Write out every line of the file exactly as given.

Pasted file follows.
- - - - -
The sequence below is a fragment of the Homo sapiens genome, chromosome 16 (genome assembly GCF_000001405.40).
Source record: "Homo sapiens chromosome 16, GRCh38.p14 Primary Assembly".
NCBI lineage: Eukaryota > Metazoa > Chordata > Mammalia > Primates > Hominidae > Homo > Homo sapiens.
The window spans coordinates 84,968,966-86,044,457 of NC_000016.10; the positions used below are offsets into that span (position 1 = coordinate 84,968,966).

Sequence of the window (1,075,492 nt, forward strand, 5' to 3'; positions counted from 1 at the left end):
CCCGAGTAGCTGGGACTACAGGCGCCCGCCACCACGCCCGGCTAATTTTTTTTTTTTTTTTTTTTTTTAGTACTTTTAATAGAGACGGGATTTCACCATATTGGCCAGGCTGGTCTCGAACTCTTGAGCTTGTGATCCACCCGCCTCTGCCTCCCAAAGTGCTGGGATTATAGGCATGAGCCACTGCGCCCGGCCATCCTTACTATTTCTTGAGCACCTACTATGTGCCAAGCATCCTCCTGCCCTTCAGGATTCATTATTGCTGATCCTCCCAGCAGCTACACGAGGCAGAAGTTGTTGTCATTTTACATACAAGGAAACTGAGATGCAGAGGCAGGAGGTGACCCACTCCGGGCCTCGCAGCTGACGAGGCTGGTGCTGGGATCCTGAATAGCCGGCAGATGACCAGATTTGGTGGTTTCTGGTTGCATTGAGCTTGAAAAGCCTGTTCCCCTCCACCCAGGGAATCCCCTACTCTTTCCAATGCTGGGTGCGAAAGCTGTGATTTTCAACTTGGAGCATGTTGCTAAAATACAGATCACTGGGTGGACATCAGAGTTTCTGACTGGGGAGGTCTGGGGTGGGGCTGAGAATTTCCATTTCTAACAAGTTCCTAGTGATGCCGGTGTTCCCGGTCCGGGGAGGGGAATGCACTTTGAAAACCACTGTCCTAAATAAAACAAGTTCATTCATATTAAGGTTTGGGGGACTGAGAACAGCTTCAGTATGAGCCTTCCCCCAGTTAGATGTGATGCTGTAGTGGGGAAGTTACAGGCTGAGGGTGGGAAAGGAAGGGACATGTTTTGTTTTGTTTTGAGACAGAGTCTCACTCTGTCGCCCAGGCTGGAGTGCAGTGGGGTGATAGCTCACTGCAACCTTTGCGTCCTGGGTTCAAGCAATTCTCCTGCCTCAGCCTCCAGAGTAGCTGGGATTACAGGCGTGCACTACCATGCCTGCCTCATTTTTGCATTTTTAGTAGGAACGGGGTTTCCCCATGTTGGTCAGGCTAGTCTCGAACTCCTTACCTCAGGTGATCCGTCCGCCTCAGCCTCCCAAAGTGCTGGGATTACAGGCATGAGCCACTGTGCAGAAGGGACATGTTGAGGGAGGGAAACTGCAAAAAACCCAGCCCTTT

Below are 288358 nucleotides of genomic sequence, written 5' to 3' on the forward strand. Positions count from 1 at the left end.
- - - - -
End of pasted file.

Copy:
The sequence below is a fragment of the Homo sapiens genome, chromosome 16 (genome assembly GCF_000001405.40).
Source record: "Homo sapiens chromosome 16, GRCh38.p14 Primary Assembly".
NCBI lineage: Eukaryota > Metazoa > Chordata > Mammalia > Primates > Hominidae > Homo > Homo sapiens.
The window spans coordinates 84,968,966-86,044,457 of NC_000016.10; the positions used below are offsets into that span (position 1 = coordinate 84,968,966).

Sequence of the window (1,075,492 nt, forward strand, 5' to 3'; positions counted from 1 at the left end):
CCCGAGTAGCTGGGACTACAGGCGCCCGCCACCACGCCCGGCTAATTTTTTTTTTTTTTTTTTTTTTTAGTACTTTTAATAGAGACGGGATTTCACCATATTGGCCAGGCTGGTCTCGAACTCTTGAGCTTGTGATCCACCCGCCTCTGCCTCCCAAAGTGCTGGGATTATAGGCATGAGCCACTGCGCCCGGCCATCCTTACTATTTCTTGAGCACCTACTATGTGCCAAGCATCCTCCTGCCCTTCAGGATTCATTATTGCTGATCCTCCCAGCAGCTACACGAGGCAGAAGTTGTTGTCATTTTACATACAAGGAAACTGAGATGCAGAGGCAGGAGGTGACCCACTCCGGGCCTCGCAGCTGACGAGGCTGGTGCTGGGATCCTGAATAGCCGGCAGATGACCAGATTTGGTGGTTTCTGGTTGCATTGAGCTTGAAAAGCCTGTTCCCCTCCACCCAGGGAATCCCCTACTCTTTCCAATGCTGGGTGCGAAAGCTGTGATTTTCAACTTGGAGCATGTTGCTAAAATACAGATCACTGGGTGGACATCAGAGTTTCTGACTGGGGAGGTCTGGGGTGGGGCTGAGAATTTCCATTTCTAACAAGTTCCTAGTGATGCCGGTGTTCCCGGTCCGGGGAGGGGAATGCACTTTGAAAACCACTGTCCTAAATAAAACAAGTTCATTCATATTAAGGTTTGGGGGACTGAGAACAGCTTCAGTATGAGCCTTCCCCCAGTTAGATGTGATGCTGTAGTGGGGAAGTTACAGGCTGAGGGTGGGAAAGGAAGGGACATGTTTTGTTTTGTTTTGAGACAGAGTCTCACTCTGTCGCCCAGGCTGGAGTGCAGTGGGGTGATAGCTCACTGCAACCTTTGCGTCCTGGGTTCAAGCAATTCTCCTGCCTCAGCCTCCAGAGTAGCTGGGATTACAGGCGTGCACTACCATGCCTGCCTCATTTTTGCATTTTTAGTAGGAACGGGGTTTCCCCATGTTGGTCAGGCTAGTCTCGAACTCCTTACCTCAGGTGATCCGTCCGCCTCAGCCTCCCAAAGTGCTGGGATTACAGGCATGAGCCACTGTGCAGAAGGGACATGTTGAGGGAGGGAAACTGCAAAAAACCCAGCCCTTT

Below are 288358 nucleotides of genomic sequence, written 5' to 3' on the forward strand. Positions count from 1 at the left end.